|Rt Hon Andrew Fisher|
|5th Prime Minister of Australia|
13 November 1908 – 2 June 1909
29 April 1910 – 24 June 1913
17 September 1914 – 27 October 1915
|Preceded by||Alfred Deakin
|Succeeded by||Alfred Deakin
|Constituency||Wide Bay (Queensland)|
29 August 1862|
|Died||22 October 1928(aged 66)|
Andrew Fisher (29 August 1862 – 22 October 1928) was the fifth Prime Minister of Australia. He was Prime Minister three times. His government helped create the Royal Australian Navy and make Australia's own paper money. When he retired he moved to London.
Fisher was born in Crosshouse, Scotland, where he was educated at the Crosshouse Primary School. At the age of 10 he left school to work in the coal mines. In 1885 he moved to Australia where he worked in the coal mines at Burrum and Gympie. He was elected to the Queensland Parliament in 1892. In 1901 he married Margaret Irvine. Fisher was elected in 1901 to the seat of Wide Bay in the first Australian parliament.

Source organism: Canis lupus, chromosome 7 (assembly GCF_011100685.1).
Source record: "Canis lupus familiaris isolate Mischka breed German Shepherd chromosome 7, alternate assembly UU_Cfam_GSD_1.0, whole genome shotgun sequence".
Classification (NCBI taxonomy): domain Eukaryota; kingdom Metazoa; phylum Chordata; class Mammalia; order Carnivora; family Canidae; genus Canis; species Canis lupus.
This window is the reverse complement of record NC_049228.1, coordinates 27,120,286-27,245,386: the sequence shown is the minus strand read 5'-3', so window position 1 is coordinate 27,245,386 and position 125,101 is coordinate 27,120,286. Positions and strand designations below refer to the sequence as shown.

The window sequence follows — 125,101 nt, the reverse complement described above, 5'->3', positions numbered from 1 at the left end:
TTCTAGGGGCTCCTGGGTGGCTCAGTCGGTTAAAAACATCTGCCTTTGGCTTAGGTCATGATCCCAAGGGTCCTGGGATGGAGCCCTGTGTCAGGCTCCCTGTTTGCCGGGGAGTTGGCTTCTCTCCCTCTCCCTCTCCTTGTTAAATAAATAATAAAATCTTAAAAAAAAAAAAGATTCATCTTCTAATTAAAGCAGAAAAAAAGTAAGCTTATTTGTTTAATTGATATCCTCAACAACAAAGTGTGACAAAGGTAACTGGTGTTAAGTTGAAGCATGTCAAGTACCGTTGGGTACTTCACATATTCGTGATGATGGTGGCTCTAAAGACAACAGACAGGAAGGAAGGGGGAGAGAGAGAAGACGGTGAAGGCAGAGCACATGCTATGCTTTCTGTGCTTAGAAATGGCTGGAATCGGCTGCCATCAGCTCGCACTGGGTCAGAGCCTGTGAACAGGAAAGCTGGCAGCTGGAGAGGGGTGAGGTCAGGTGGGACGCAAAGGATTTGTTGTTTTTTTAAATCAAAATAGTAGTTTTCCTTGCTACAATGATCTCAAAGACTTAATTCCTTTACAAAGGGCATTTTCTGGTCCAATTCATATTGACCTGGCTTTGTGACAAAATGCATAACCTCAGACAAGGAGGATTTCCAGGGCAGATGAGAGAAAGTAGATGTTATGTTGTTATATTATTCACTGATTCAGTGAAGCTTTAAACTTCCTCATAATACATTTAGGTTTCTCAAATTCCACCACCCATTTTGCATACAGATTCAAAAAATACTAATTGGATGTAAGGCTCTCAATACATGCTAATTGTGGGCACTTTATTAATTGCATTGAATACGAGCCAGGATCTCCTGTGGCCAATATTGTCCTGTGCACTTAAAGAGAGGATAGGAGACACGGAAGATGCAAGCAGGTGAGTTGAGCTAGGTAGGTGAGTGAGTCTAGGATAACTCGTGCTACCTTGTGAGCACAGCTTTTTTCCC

When Fisher was Prime Minister a number of important projects were undertaken. The Commonwealth Bank was set up, the Northern Territory of South Australia was transferred to the Commonwealth, the federal capital of Canberra was founded, and the construction of the trans-Australian railway line linking Perth to the other capital cities was begun. As well as introducing maternity allowances, Fisher acknowledged the need for greater political equality for women.
Andrew Fisher is one of Australia's most successful prime ministers because of the changes he made. He was the first prime minister to have a majority in both the House of Representatives and the Senate. He was able to have more than 110 Acts passed into law.
References[change | change source]
- Andrew Fisher/ Prime Facts 5. The Australian Prime Ministers Centre, Old Parliament House, Canberra.
|Prime Ministers of Australia|
|Barton | Deakin | Watson | Reid | Fisher | Cook | Hughes | Bruce | Scullin | Lyons | Page | Menzies | Fadden | Curtin | Forde | Chifley | Holt | McEwen | Gorton | McMahon | Whitlam | Fraser | Hawke | Keating | Howard | Rudd | Gillard | Abbott | Turnbull|